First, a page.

Saturday, February 26, 2011

Blessed Imagination!

Look at the delight on this child's face in a picture sent me today by a friend. What a blessed imagination little children have--no matter when or where, involving no matter what or whom!

Even inanimate things come to life in their presence, given that imagination. They make things live that are not living, and thus open our eyes to wonders we only pass by. They actually engage things we gaze on regularly, but end up merely storing on film. One wonders how the little girl might have engaged the famous angry infant captured in marble while in a fit of rage by the famous Norwegian sculptor Vigeland in Oslo?

Dance on, little one! Things we adults might deem foolish are full of possibilities for little ones like you with eyes to see. Encourage us by your spontaneity to risk ourselves the foolishness of engaging life in all its forms. Who knows how many around us might then be freed up in their own imaginations?

Saturday, February 19, 2011

Glowing Ardor

The stunning picture is of the south sanctuary windows in my son Peter's church in Winnetka, Illinois (credits to Scott Edwards). What moves me in this Epiphany season of light is the ardor of it, strong rays reflecting rich tones of varied colors on the places where believers gather weekly to worship.

Something in the blending of the colors, every hue contributing to the whole but none dominating, defines the way Christ's body is. Widely diverse in personality, background, and experience, believers gather, as the earliest Christians did, "all together in one place" (Acts 2:1).

The picture also speaks of the prevenience of God, the Lord of life and light, ever present in his sanctuary--even when noone else is. Invoking him as we always do does not mean inviting him to come there--for he is already present. It is he that invokes our presence. Ours is simply to acknowledge him and receive the blessings he alone can supply.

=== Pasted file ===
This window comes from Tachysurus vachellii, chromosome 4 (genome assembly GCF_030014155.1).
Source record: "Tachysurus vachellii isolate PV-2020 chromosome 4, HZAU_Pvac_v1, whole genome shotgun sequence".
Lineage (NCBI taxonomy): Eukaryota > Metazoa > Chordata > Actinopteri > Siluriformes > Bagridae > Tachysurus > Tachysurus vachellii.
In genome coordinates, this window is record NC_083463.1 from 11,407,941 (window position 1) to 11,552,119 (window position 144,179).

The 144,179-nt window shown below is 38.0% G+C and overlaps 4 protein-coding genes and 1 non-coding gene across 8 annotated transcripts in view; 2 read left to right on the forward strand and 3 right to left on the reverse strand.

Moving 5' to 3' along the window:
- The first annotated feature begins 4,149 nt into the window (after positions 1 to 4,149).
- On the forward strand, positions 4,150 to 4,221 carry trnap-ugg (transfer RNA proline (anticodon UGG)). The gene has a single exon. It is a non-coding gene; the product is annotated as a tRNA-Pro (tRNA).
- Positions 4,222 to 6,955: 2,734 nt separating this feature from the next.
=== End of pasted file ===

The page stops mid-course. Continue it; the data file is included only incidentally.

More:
One thing more I see and sense here. A real peril, one might name it. What if all we seek in God's house is the glory of being thus illumined and blessed ourselves? Is that all there is to worship? Can we be said to have been illumined by God in his house if on leaving the sanctuary we fail to share the light we received there with loved ones, friends, neighbors, co-workers, and yes, even our enemies?

God, whose purpose is to kindle, now ignite us with your fire.
While the world awaits your burning, with your passion us inspire.
Overcome our sinful calmness, move us with redemptive shame.
Baptize with your fiery Spirit, crown our lives with tongues of flame.

God, who still a sword delivers rather than a placid peace,
with your sharpened word disturb us, from complacency release!
Save us now from satisfaction, when we privately are free,
yet are undisturbed in spirit by our neighbor's misery.

God, who in your holy Gospel wills that all should truly live,
make us sense our share of failure, our tranquility forgive.
Teach us courage as we struggle in all liberating strife.
Lift the smallness of our vision by your own abundant life.

Elton Trueblood (1900-1993, alt)
The Covenant Hymnal: A Worshipbook, No. 284

Sunday, February 13, 2011

Don't Just Do Something! Stand There!

The massive peaceful rebellion in Egypt has me wondering if the familiar aphorism, "Don't just stand there, do something!" has spooked us into activity-driven lives bereft of character. The Egyptian people, of course, did something. Yet the key to their action, powerful as it was, emerged from their character as a people--their weariness with despotism and their hunger for freedom.

Ought that be a lesson to us, frenetic as we have become in American social, political, and religious life? Questions of character, one often feels, are being trumped by half-truths spewed out to succeed, to gain advantage and power--often under the guise of defending character!

Were I to be stripped of all my activities for a day--or you, for that matter--what would others see in us just standing there? Is there more to us than our personal accomplishments or the programs and activities that consume our time and social life?

Sometimes it takes crises in our lives to wake us up to who we are created and called to be. Might what is now happening in Egypt represent a call to the renewal of our own character as Christians?

If so, as I believe it does, we would each do well to ponder what it means for us as believers, individually and communally, to be more intently--as John Weborg has put it in his thoughtful book--both, "Alive in Christ" and "Alert to Life" (Covenant Publications, 1985).

Kyrie eleison! Christe eleison!